Recycling

Eastman Advances Two Chemical Recycling Options

Going circular seems to be all the rage, and that is certainly a good thing for both mankind's and the planet's future. But for a manufacturer, making the shift to circular processes or materials is not without its risks.

Perhaps few companies know that better than Eastman, the specialty chemical company, ranked No. 32 globally for sales in that sector. Back in the 1990s, Eastman made a major investment to develop a commercial line of PET materials that used 50 percent chemically recycled content. That effort was ahead of its time, and the line was discontinued because the demand never materialized.

Now, sensing the shifting winds, Eastman is back with not one, but two new circular production processes.

Chemical recycling of polyester

The first initiative centers on a new facility expected to be completed in 24 to 36 months, according to Holli Alexander, strategic initiatives manager for global sustainability at Eastman. The new operation will perform chemical recycling on a broadly mixed stream of polyester-family polymers using a process called methanolysis.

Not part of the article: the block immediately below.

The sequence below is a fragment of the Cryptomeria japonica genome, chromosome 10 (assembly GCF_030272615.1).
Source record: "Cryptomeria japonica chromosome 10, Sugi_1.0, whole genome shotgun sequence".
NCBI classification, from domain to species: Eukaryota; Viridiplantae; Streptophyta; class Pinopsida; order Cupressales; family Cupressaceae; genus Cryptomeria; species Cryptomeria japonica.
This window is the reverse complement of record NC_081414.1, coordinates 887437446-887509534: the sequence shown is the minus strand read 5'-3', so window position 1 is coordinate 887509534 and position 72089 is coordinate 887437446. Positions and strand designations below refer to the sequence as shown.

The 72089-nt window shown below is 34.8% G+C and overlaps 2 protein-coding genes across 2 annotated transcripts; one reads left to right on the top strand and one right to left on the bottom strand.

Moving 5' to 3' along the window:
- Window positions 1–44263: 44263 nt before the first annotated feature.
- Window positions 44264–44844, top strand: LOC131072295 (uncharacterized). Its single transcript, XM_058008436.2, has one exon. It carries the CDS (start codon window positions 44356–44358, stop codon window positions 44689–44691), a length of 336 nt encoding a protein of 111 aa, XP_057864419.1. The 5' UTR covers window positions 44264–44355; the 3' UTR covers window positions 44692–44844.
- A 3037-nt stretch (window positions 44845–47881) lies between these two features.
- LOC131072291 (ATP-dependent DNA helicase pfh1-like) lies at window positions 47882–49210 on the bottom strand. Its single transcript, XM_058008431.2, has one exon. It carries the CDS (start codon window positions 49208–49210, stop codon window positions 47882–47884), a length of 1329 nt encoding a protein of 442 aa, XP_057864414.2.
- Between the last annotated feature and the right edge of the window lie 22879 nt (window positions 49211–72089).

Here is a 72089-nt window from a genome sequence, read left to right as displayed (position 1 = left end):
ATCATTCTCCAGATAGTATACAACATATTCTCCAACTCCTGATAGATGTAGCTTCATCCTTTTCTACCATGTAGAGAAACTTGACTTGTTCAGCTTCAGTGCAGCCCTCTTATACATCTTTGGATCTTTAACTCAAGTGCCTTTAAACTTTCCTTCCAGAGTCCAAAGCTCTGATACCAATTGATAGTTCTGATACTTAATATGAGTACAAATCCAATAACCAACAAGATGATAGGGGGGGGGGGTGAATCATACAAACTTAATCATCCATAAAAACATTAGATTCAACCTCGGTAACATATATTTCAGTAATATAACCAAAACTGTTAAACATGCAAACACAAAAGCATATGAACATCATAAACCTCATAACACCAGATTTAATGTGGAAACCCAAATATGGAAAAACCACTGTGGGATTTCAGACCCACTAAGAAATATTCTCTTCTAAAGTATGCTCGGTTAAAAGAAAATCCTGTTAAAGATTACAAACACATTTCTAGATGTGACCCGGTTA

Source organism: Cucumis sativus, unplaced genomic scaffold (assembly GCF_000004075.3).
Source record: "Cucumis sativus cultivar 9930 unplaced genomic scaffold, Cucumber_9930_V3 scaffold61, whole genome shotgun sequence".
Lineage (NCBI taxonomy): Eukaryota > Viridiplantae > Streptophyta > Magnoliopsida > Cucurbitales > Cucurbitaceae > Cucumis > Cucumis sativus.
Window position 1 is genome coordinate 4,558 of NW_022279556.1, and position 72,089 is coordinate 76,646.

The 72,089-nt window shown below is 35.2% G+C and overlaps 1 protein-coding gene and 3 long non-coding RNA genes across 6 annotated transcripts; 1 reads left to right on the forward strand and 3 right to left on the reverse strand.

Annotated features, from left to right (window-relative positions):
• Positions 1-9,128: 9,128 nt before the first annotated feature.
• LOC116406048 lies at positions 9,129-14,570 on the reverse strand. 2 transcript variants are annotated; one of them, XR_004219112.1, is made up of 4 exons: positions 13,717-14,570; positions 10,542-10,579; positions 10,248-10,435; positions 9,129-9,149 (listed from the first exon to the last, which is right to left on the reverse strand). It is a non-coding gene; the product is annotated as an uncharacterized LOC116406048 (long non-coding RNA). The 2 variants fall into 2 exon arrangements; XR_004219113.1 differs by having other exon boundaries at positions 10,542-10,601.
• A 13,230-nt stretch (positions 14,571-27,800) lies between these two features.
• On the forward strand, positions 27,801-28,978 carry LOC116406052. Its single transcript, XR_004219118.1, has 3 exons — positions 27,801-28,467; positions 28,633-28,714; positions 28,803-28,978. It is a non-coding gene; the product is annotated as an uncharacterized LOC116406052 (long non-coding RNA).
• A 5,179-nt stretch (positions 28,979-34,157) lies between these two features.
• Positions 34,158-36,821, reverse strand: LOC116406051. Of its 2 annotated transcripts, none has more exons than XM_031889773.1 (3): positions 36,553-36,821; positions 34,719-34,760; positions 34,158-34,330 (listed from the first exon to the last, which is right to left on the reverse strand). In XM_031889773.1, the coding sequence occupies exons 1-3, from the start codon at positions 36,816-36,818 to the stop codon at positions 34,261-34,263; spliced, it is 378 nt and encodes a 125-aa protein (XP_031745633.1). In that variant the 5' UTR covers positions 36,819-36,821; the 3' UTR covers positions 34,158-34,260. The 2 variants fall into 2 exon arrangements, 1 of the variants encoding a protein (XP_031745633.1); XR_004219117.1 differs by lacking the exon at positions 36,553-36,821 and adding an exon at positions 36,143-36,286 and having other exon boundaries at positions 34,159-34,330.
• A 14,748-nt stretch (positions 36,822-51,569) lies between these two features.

The input stream could include durable polyester plastics, as well as the “unwanted PET” that’s been coated, colored or contaminated, and therefore not suitable for beverage bottles, according to Alexander. The process breaks down these various forms of recovered polyester into the two base monomers, dimethyl terephthalate (DMT) and ethylene glycol, from which virgin polyester is made.

Eastman calls this process Advanced Circular Recycling. “Our intention then is to use those monomers as intermediates, for our co-polyester production, in-house,” Alexander said. That would include the company’s Tritan plastic, used primarily for consumer housewares; Eastar for packaging; and the Glass Polymer for cosmetic packaging.

Plastic to gas to whatever you want

The second effort involves a gasification process, which Eastman calls Carbon Renewal Technology. It is, in fact, the circularization of an existing production process. Only now the approach will take in a much broader stream of mixed plastics, not limited to polyester, and break them down into the basic chemical constituents of carbon monoxide and hydrogen. Those two chemicals, when combined, become syngas.

Syngas is what Greener Package calls “the key to packaging sustainability” because it contains the building blocks of “virtually all plastic packaging materials.” Eastman already uses syngas to create the acetate components of its Treva engineered bioplastic; the rest comes from plant-based cellulose derived from sustainable forests.

What has changed is that, using Carbon Renewal Technology, the syngas can be made from recycled plastics rather than virgin fossil fuels. This means that a more sustainable Treva, from which “ophthalmics, cosmetics, electronic display applications (lenses and covers), electronics and housings, and wearable devices and headphones” are made, can be produced from a mixture of cellulosic biomaterial and acetates derived from recycled feedstocks.